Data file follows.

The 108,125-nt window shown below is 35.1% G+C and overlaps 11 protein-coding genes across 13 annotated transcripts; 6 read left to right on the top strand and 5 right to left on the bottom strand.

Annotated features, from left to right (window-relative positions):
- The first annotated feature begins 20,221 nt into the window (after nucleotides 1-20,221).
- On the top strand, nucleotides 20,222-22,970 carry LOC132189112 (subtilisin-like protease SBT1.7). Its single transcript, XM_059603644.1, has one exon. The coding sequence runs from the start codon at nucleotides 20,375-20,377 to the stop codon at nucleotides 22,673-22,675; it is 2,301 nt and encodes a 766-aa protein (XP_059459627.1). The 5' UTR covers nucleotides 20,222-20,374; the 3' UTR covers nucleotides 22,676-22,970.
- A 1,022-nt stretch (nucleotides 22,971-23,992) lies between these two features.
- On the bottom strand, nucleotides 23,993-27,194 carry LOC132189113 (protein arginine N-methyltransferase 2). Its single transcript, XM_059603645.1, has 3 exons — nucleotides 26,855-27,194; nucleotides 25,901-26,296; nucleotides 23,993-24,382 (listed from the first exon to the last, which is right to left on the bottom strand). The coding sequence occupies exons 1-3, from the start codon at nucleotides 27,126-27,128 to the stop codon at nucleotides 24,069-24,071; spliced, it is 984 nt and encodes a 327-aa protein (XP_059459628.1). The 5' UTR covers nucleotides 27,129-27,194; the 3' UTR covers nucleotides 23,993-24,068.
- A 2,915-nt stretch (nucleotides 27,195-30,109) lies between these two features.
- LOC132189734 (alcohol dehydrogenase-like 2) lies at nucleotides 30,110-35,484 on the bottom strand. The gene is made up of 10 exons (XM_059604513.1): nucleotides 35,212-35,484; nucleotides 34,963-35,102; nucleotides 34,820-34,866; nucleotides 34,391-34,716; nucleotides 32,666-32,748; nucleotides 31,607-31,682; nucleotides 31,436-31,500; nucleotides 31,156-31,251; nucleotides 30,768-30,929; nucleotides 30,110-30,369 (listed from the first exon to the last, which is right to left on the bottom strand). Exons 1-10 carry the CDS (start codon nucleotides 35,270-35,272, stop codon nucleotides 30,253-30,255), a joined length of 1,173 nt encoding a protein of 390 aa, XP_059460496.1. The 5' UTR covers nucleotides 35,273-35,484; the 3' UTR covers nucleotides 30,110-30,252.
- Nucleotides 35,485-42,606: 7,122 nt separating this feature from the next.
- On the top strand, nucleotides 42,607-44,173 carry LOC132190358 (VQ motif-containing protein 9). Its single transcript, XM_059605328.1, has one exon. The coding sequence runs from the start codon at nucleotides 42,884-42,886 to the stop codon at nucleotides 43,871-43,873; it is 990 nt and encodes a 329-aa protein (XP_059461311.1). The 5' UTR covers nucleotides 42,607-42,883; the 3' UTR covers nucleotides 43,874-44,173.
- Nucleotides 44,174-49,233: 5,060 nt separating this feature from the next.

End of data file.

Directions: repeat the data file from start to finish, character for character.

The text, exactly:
The 108,125-nt window shown below is 35.1% G+C and overlaps 11 protein-coding genes across 13 annotated transcripts; 6 read left to right on the top strand and 5 right to left on the bottom strand.

Annotated features, from left to right (window-relative positions):
- The first annotated feature begins 20,221 nt into the window (after nucleotides 1-20,221).
- On the top strand, nucleotides 20,222-22,970 carry LOC132189112 (subtilisin-like protease SBT1.7). Its single transcript, XM_059603644.1, has one exon. The coding sequence runs from the start codon at nucleotides 20,375-20,377 to the stop codon at nucleotides 22,673-22,675; it is 2,301 nt and encodes a 766-aa protein (XP_059459627.1). The 5' UTR covers nucleotides 20,222-20,374; the 3' UTR covers nucleotides 22,676-22,970.
- A 1,022-nt stretch (nucleotides 22,971-23,992) lies between these two features.
- On the bottom strand, nucleotides 23,993-27,194 carry LOC132189113 (protein arginine N-methyltransferase 2). Its single transcript, XM_059603645.1, has 3 exons — nucleotides 26,855-27,194; nucleotides 25,901-26,296; nucleotides 23,993-24,382 (listed from the first exon to the last, which is right to left on the bottom strand). The coding sequence occupies exons 1-3, from the start codon at nucleotides 27,126-27,128 to the stop codon at nucleotides 24,069-24,071; spliced, it is 984 nt and encodes a 327-aa protein (XP_059459628.1). The 5' UTR covers nucleotides 27,129-27,194; the 3' UTR covers nucleotides 23,993-24,068.
- A 2,915-nt stretch (nucleotides 27,195-30,109) lies between these two features.
- LOC132189734 (alcohol dehydrogenase-like 2) lies at nucleotides 30,110-35,484 on the bottom strand. The gene is made up of 10 exons (XM_059604513.1): nucleotides 35,212-35,484; nucleotides 34,963-35,102; nucleotides 34,820-34,866; nucleotides 34,391-34,716; nucleotides 32,666-32,748; nucleotides 31,607-31,682; nucleotides 31,436-31,500; nucleotides 31,156-31,251; nucleotides 30,768-30,929; nucleotides 30,110-30,369 (listed from the first exon to the last, which is right to left on the bottom strand). Exons 1-10 carry the CDS (start codon nucleotides 35,270-35,272, stop codon nucleotides 30,253-30,255), a joined length of 1,173 nt encoding a protein of 390 aa, XP_059460496.1. The 5' UTR covers nucleotides 35,273-35,484; the 3' UTR covers nucleotides 30,110-30,252.
- Nucleotides 35,485-42,606: 7,122 nt separating this feature from the next.
- On the top strand, nucleotides 42,607-44,173 carry LOC132190358 (VQ motif-containing protein 9). Its single transcript, XM_059605328.1, has one exon. The coding sequence runs from the start codon at nucleotides 42,884-42,886 to the stop codon at nucleotides 43,871-43,873; it is 990 nt and encodes a 329-aa protein (XP_059461311.1). The 5' UTR covers nucleotides 42,607-42,883; the 3' UTR covers nucleotides 43,874-44,173.
- Nucleotides 44,174-49,233: 5,060 nt separating this feature from the next.